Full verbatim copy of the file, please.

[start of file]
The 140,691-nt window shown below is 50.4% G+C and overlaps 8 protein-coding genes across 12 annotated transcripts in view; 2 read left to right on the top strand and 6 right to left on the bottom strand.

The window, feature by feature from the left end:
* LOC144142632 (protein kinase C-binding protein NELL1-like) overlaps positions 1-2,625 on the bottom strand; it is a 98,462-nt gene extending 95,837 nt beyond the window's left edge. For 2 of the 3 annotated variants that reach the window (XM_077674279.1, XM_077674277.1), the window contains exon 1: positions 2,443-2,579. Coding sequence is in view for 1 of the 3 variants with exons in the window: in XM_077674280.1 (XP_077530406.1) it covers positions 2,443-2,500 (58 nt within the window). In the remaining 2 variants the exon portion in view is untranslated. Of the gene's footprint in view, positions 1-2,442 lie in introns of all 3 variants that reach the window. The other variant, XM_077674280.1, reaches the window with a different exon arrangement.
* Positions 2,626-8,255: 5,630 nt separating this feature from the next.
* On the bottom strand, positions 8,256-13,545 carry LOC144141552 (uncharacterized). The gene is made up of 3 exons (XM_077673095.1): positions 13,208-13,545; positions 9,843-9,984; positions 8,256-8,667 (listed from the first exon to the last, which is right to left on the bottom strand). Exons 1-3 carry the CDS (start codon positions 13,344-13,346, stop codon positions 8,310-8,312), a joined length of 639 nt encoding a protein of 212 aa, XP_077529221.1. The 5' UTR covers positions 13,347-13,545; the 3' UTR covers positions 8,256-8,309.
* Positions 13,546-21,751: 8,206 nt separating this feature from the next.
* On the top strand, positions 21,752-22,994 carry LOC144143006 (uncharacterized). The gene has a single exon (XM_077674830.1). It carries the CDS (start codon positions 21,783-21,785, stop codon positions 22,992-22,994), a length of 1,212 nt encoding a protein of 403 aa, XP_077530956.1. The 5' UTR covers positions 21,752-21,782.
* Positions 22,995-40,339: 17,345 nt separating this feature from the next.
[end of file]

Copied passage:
The 140,691-nt window shown below is 50.4% G+C and overlaps 8 protein-coding genes across 12 annotated transcripts in view; 2 read left to right on the top strand and 6 right to left on the bottom strand.

The window, feature by feature from the left end:
* LOC144142632 (protein kinase C-binding protein NELL1-like) overlaps positions 1-2,625 on the bottom strand; it is a 98,462-nt gene extending 95,837 nt beyond the window's left edge. For 2 of the 3 annotated variants that reach the window (XM_077674279.1, XM_077674277.1), the window contains exon 1: positions 2,443-2,579. Coding sequence is in view for 1 of the 3 variants with exons in the window: in XM_077674280.1 (XP_077530406.1) it covers positions 2,443-2,500 (58 nt within the window). In the remaining 2 variants the exon portion in view is untranslated. Of the gene's footprint in view, positions 1-2,442 lie in introns of all 3 variants that reach the window. The other variant, XM_077674280.1, reaches the window with a different exon arrangement.
* Positions 2,626-8,255: 5,630 nt separating this feature from the next.
* On the bottom strand, positions 8,256-13,545 carry LOC144141552 (uncharacterized). The gene is made up of 3 exons (XM_077673095.1): positions 13,208-13,545; positions 9,843-9,984; positions 8,256-8,667 (listed from the first exon to the last, which is right to left on the bottom strand). Exons 1-3 carry the CDS (start codon positions 13,344-13,346, stop codon positions 8,310-8,312), a joined length of 639 nt encoding a protein of 212 aa, XP_077529221.1. The 5' UTR covers positions 13,347-13,545; the 3' UTR covers positions 8,256-8,309.
* Positions 13,546-21,751: 8,206 nt separating this feature from the next.
* On the top strand, positions 21,752-22,994 carry LOC144143006 (uncharacterized). The gene has a single exon (XM_077674830.1). It carries the CDS (start codon positions 21,783-21,785, stop codon positions 22,992-22,994), a length of 1,212 nt encoding a protein of 403 aa, XP_077530956.1. The 5' UTR covers positions 21,752-21,782.
* Positions 22,995-40,339: 17,345 nt separating this feature from the next.